Of course, we only have the company’s claims to go on, because SOTI is privately owned and has never taken outside investment. No shares of the company have ever traded hands.
The company might be part of the unicorn club of startups worth more than $1 billion, but that isn’t testable either since it’s difficult to put a value on something that has never been bought and is not for sale.
In some ways, SOTI’s story aligns with the standard mythology of the tech startup: after working as a consultant for a few years, Rodrigues went into his basement one day, started tinkering with software and built a program to remotely control personal digital assistants (better known now as PDAs), the precursor to modern smartphones.
Eventually, SOTI’s Mobicontrol software became popular with companies that use rugged handheld devices, such as barcode scanners and the kind of chunky terminals used by blue-collar workers.
At SOTI’s partner conference in Toronto in October, an IT worker for American Airlines Inc. casually mentioned that he’s responsible for remotely managing 17,000 tablets that flight attendants use to sell in-flight food and beverages.
The competitive landscape for this sort of software is difficult to nail down since the number of meaningful competitors widely ranges depending on who you ask. Microsoft Corp., VMware Inc. and BlackBerry Ltd. all offer software with similar tools.
“There are probably over 100 companies in the world, at least that I know of, that are in that space. The reality is, there’s probably about half a dozen, maybe seven, that are big players. There is no dominant player that owns 50 per cent of the market,” said Nick Dawson, global director, enterprise platforms strategy and business development at Samsung. “SOTI is one of those big players.”
I don’t want to just make a bunch of money, drive a Lamborghini and sit on the beach all day
Samsung is a key partner for SOTI, whose software is designed to integrate tightly with Android smartphones and tablets for enterprise deployments. Dawson was a speaker at SOTI’s partner conference in Toronto this year.
David Krebs, a market research analyst focused on enterprise software at VDC Research Group Inc., said SOTI isn’t a dominant player among the white-collar enterprise customers that are mostly managing smartphones and laptops for office workers, but the company excels in the rugged device markets.
“SOTI is very well-known in the business/mission-critical mobility market and is considered a leader in this space,” he said. “While the company has grown substantially, they do not have the same marketing/PR horsepower as do some of their larger rivals. This has been and will likely continue to be a challenge for them.”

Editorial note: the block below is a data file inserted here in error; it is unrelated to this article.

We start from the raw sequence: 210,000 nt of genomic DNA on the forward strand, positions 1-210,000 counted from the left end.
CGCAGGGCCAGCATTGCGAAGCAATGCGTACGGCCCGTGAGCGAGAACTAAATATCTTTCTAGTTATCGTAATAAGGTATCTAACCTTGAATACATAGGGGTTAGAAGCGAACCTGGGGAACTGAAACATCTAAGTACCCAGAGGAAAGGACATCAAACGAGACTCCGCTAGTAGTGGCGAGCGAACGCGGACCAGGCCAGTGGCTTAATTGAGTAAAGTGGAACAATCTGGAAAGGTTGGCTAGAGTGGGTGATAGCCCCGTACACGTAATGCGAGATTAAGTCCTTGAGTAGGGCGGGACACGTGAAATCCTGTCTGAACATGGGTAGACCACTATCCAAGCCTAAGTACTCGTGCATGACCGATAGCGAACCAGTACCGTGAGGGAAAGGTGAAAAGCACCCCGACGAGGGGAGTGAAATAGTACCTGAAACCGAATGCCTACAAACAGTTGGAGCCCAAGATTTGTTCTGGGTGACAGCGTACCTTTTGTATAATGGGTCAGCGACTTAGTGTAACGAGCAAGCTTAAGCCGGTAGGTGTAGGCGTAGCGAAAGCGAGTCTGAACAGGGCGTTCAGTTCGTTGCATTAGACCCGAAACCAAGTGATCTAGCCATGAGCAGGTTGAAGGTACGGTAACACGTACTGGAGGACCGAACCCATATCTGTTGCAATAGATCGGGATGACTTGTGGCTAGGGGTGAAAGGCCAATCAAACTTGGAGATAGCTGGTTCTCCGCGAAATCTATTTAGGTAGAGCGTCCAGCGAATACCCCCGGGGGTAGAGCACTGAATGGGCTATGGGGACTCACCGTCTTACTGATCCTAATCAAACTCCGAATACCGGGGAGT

Multiple people familiar with the market, including SOTI employees, said the core job of managing mobile devices is becoming increasingly commodified, but the company is trying to build off its core competence to offer a broader suite of services.
For example, SOTI is moving into analytics, using data gathered from all those managed devices to offer useful business insights. It is also using a tool to create simple apps without any coding, allowing companies that use SOTI to automate paper-based processes into digital workflows.
As the company evolves, it’s a safe bet that SOTI won’t be taking any outside investment to finance new projects. Rodrigues becomes animated when talking about the venture-capital investors that are the backbone of the tech economy.
“The moment they get into your kitchen, they’re mixing up the recipe,” he said. “They’re stirring the pot, they’re adding their own ingredients, and then suddenly you can’t go in exactly the direction you want to.”
Rodrigues said such investors are mostly American, and they’re generally just chasing an exit in the form of a sale or an IPO.
“Success is not how much money you take. That has nothing to do with it. I hear on the news every day, ‘Hey, we got a Series A of $100 million.’ Then three years later, the company is defunct, it’s gone off the planet. That happens every day. That’s not what success is about,” he said. “It’s a different value system, for sure. I don’t want to just make a bunch of money, drive a Lamborghini and sit on the beach all day.”